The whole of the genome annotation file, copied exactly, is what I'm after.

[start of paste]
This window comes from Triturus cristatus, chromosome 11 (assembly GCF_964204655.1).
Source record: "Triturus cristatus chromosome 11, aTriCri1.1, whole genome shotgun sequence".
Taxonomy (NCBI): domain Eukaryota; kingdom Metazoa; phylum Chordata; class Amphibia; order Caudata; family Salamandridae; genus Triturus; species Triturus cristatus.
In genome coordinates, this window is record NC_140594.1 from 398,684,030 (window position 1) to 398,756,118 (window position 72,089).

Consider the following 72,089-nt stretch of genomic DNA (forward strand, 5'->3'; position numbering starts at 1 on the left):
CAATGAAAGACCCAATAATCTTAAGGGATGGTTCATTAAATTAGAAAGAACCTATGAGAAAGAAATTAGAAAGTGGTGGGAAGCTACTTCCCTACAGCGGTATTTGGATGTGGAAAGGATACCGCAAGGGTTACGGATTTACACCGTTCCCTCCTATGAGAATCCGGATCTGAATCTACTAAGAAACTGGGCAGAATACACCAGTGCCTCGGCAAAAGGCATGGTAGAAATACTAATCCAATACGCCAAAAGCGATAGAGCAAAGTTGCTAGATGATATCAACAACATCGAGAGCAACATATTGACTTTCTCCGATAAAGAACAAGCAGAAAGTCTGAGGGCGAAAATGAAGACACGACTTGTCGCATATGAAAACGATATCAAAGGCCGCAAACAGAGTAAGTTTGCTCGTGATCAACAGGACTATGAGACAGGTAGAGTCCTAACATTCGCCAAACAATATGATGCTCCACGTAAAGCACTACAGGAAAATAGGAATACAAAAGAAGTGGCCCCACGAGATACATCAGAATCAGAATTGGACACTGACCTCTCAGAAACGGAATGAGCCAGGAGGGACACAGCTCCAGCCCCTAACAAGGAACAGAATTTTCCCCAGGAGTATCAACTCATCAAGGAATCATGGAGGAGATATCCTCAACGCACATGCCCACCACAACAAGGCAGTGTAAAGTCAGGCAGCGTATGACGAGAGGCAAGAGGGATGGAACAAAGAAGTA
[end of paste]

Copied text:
This window comes from Triturus cristatus, chromosome 11 (assembly GCF_964204655.1).
Source record: "Triturus cristatus chromosome 11, aTriCri1.1, whole genome shotgun sequence".
Taxonomy (NCBI): domain Eukaryota; kingdom Metazoa; phylum Chordata; class Amphibia; order Caudata; family Salamandridae; genus Triturus; species Triturus cristatus.
In genome coordinates, this window is record NC_140594.1 from 398,684,030 (window position 1) to 398,756,118 (window position 72,089).

Consider the following 72,089-nt stretch of genomic DNA (forward strand, 5'->3'; position numbering starts at 1 on the left):
CAATGAAAGACCCAATAATCTTAAGGGATGGTTCATTAAATTAGAAAGAACCTATGAGAAAGAAATTAGAAAGTGGTGGGAAGCTACTTCCCTACAGCGGTATTTGGATGTGGAAAGGATACCGCAAGGGTTACGGATTTACACCGTTCCCTCCTATGAGAATCCGGATCTGAATCTACTAAGAAACTGGGCAGAATACACCAGTGCCTCGGCAAAAGGCATGGTAGAAATACTAATCCAATACGCCAAAAGCGATAGAGCAAAGTTGCTAGATGATATCAACAACATCGAGAGCAACATATTGACTTTCTCCGATAAAGAACAAGCAGAAAGTCTGAGGGCGAAAATGAAGACACGACTTGTCGCATATGAAAACGATATCAAAGGCCGCAAACAGAGTAAGTTTGCTCGTGATCAACAGGACTATGAGACAGGTAGAGTCCTAACATTCGCCAAACAATATGATGCTCCACGTAAAGCACTACAGGAAAATAGGAATACAAAAGAAGTGGCCCCACGAGATACATCAGAATCAGAATTGGACACTGACCTCTCAGAAACGGAATGAGCCAGGAGGGACACAGCTCCAGCCCCTAACAAGGAACAGAATTTTCCCCAGGAGTATCAACTCATCAAGGAATCATGGAGGAGATATCCTCAACGCACATGCCCACCACAACAAGGCAGTGTAAAGTCAGGCAGCGTATGACGAGAGGCAAGAGGGATGGAACAAAGAAGTA